Petrol and diesel both come from the same place – crude oil. In other words, they are natural.
That’s right – they’re natural.
Crude oil that is taken out of the ground is comprised of hundreds and possibly thousands of chemicals. They are separated into their various components by boiling point by a process called fractional distillation.
There are several implications of this. Firstly, as we have seen, petrol is carcinogenic and diesel isn’t.
Secondly, petrol is flammable and diesel isn’t. If you toss a match into a bucket of diesel nothing would happen but if you tossed a match into a bucket of petrol it’d be a different story. The flammability of petrol has resulted in several fires at petrol stations, mostly caused by static electricity that can jump between the driver and the body of the car as they are fuelling it.
The flammability of petrol of course means that it ignites with a spark plug inside your engine, but diesel won’t.
If you accidentally put diesel into your petrol car by mistake then you would find that initially a lot of smoke would come out and then it would just stop.
Diesel must be heated to a high temperature before it will ignite and this is how diesel motors work – the air is heated to above the auto ignition temperature by the compression of the air in the engine and the fuel is then vapourised into the combustion chamber by the fuel injectors. The tiny droplets of diesel are then ignited by the hot air.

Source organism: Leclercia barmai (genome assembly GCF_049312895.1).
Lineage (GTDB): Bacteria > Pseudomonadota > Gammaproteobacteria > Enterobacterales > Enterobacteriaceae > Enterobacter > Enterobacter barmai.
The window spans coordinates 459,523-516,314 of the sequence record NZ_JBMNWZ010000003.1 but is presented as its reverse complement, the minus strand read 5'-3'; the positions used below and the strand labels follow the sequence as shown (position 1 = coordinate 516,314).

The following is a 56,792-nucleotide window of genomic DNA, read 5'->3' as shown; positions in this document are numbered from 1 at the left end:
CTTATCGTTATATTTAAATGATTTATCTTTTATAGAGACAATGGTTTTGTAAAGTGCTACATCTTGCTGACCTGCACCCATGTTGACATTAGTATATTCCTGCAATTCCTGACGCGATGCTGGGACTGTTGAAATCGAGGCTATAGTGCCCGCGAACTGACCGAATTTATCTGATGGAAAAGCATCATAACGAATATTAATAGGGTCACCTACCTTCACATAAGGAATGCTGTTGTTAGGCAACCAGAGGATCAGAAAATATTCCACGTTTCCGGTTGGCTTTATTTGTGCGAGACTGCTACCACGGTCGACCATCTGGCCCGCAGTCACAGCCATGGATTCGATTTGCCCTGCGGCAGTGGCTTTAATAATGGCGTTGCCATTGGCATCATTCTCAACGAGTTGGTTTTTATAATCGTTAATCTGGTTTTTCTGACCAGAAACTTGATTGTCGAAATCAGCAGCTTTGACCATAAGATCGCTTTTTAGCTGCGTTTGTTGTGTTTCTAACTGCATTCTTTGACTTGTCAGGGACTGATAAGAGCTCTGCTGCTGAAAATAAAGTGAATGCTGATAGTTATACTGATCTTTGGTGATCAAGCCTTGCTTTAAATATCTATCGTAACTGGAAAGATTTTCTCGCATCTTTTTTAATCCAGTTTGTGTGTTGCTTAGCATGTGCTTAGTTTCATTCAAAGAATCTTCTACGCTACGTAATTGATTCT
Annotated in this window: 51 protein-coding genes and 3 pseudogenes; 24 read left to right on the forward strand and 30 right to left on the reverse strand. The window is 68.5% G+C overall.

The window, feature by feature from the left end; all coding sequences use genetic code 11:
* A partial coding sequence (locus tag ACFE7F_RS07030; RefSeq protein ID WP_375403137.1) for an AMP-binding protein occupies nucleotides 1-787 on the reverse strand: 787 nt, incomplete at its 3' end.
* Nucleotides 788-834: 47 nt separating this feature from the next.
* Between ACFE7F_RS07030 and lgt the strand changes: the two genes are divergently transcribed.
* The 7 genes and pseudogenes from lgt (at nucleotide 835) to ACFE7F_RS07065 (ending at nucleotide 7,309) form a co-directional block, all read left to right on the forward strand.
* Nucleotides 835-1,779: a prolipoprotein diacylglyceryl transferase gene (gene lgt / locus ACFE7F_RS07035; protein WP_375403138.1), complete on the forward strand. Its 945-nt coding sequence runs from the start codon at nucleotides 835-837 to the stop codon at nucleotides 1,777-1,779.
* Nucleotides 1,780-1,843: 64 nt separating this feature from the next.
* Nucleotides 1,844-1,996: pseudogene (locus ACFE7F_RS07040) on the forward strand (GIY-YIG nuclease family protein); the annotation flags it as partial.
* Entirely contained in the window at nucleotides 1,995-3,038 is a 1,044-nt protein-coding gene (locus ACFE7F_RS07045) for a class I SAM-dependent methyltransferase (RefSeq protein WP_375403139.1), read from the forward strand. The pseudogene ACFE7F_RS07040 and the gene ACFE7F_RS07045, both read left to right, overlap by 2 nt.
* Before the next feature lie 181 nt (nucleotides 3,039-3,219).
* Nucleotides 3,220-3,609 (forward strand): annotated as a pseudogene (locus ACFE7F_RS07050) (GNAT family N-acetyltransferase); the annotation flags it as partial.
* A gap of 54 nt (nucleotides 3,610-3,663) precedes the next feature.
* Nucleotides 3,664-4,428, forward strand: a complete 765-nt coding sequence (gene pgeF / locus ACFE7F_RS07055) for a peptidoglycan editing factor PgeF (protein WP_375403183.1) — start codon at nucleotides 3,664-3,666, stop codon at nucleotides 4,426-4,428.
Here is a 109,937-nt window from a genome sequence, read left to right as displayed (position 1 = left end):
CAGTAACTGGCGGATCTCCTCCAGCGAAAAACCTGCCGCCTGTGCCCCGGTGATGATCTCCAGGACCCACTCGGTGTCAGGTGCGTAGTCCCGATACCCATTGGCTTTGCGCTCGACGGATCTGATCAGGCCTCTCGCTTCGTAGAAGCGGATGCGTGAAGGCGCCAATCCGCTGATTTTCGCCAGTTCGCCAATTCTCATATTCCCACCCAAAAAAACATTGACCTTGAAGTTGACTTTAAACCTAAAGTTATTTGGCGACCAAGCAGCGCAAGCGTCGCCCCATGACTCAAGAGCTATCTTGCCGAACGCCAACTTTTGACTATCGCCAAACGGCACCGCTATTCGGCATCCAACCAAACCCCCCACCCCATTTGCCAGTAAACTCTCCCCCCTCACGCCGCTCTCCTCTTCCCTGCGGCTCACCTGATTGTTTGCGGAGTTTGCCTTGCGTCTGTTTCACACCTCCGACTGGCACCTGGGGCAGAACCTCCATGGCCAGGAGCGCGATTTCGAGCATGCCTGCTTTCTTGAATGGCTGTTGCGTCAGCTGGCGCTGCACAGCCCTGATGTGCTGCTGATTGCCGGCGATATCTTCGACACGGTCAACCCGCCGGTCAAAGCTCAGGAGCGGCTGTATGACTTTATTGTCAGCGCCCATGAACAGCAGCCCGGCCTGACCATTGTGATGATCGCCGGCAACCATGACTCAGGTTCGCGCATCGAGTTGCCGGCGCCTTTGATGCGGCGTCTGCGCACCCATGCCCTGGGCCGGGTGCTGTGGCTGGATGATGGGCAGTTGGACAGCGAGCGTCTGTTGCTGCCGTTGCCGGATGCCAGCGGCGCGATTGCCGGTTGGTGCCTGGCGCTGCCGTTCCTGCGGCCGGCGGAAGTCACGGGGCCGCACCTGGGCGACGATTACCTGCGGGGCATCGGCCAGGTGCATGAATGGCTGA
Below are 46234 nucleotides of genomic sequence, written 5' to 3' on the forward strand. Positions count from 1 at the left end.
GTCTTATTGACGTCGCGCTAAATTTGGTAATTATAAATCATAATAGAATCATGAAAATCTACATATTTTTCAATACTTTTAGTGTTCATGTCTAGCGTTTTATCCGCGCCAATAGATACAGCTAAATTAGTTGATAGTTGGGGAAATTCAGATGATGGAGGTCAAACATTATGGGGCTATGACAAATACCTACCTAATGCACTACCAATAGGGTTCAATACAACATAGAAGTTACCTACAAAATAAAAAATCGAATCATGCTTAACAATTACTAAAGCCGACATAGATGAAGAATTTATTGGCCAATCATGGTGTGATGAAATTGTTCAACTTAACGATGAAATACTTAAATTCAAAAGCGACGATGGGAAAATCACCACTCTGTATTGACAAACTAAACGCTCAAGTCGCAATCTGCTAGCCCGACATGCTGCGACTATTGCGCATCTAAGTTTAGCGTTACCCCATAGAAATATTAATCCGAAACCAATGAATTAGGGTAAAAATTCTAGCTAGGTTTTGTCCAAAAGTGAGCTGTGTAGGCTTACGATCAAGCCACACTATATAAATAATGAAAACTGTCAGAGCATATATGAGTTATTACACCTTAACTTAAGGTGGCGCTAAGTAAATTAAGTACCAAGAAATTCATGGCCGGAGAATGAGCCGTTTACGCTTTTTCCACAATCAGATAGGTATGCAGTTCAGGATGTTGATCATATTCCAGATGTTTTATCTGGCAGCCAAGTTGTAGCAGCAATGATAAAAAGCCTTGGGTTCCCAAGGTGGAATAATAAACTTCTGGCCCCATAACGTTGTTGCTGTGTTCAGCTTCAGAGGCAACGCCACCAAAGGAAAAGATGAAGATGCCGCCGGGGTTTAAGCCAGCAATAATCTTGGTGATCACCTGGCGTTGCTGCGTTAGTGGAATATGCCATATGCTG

With petrol, the combustion process only starts at one point – at the spark plug. The flame must then travel across the cylinder until all the fuel is ignited. This is obviously a less efficient process than diesel where all the droplets ignite at the same time giving a more uniform combustion.
This may be the reason why diesel motors last longer than petrol motors – the uniform combustion places less mechanical stresses on the engine than a petrol engine which has uneven combustion.
Because petrol is a more volatile chemical, by the time the petrol gets inside the combustion chambers it is in the vapour phase, regardless of whether it has come through an old-fashioned carburettor or whether it is through a fuel injection system.
With diesels, however, the less volatile nature of the fuel has meant that in the past the diesel that is injected is not fully vaporised, but present as lots of small droplets, each of which must individually burn. The implications of this are twofold.
Firstly, the time taken for the drops to burn detracts from the efficiencies of the engine, and secondly, and probably more importantly, often all the fuel simply does not burn. This is why old diesel cars and trucks have that residual oily diesel smell about them – it’s all the unburnt fuel.
But modern common rail turbodiesel motors are far more efficient, as the result of extremely high injection pressures. The much higher pressures result in much more efficient vaporisation, and much more efficient burning of the fuel. That’s why modern diesel motors do not give your car an oily diesel smell. They also do not blow great clouds of black smoke (which is unburnt fuel) which was an issue on older type diesels.
Tomorrow, we’ll look at the implications of these combustion processes on the mechanical efficiency, performance, and economies of diesel and petrol motors.